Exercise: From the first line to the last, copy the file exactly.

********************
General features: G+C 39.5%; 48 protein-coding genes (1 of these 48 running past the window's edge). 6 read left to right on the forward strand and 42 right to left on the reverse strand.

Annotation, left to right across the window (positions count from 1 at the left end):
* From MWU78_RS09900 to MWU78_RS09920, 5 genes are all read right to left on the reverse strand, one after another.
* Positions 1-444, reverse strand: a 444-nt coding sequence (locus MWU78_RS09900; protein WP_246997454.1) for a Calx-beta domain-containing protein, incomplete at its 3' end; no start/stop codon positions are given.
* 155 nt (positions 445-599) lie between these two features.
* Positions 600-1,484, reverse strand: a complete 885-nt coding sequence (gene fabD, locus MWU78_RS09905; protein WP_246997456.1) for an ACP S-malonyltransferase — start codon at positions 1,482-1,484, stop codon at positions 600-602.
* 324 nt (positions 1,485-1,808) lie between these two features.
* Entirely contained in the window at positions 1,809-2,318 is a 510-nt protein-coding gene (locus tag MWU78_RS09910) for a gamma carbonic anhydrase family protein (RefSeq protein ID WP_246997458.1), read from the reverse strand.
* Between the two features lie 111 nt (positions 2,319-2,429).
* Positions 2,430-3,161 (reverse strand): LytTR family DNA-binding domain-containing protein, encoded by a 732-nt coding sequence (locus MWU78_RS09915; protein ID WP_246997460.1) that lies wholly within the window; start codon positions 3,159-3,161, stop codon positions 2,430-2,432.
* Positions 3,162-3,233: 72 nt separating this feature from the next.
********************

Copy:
General features: G+C 39.5%; 48 protein-coding genes (1 of these 48 running past the window's edge). 6 read left to right on the forward strand and 42 right to left on the reverse strand.

Annotation, left to right across the window (positions count from 1 at the left end):
* From MWU78_RS09900 to MWU78_RS09920, 5 genes are all read right to left on the reverse strand, one after another.
* Positions 1-444, reverse strand: a 444-nt coding sequence (locus MWU78_RS09900; protein WP_246997454.1) for a Calx-beta domain-containing protein, incomplete at its 3' end; no start/stop codon positions are given.
* 155 nt (positions 445-599) lie between these two features.
* Positions 600-1,484, reverse strand: a complete 885-nt coding sequence (gene fabD, locus MWU78_RS09905; protein WP_246997456.1) for an ACP S-malonyltransferase — start codon at positions 1,482-1,484, stop codon at positions 600-602.
* 324 nt (positions 1,485-1,808) lie between these two features.
* Entirely contained in the window at positions 1,809-2,318 is a 510-nt protein-coding gene (locus tag MWU78_RS09910) for a gamma carbonic anhydrase family protein (RefSeq protein ID WP_246997458.1), read from the reverse strand.
* Between the two features lie 111 nt (positions 2,319-2,429).
* Positions 2,430-3,161 (reverse strand): LytTR family DNA-binding domain-containing protein, encoded by a 732-nt coding sequence (locus MWU78_RS09915; protein ID WP_246997460.1) that lies wholly within the window; start codon positions 3,159-3,161, stop codon positions 2,430-2,432.
* Positions 3,162-3,233: 72 nt separating this feature from the next.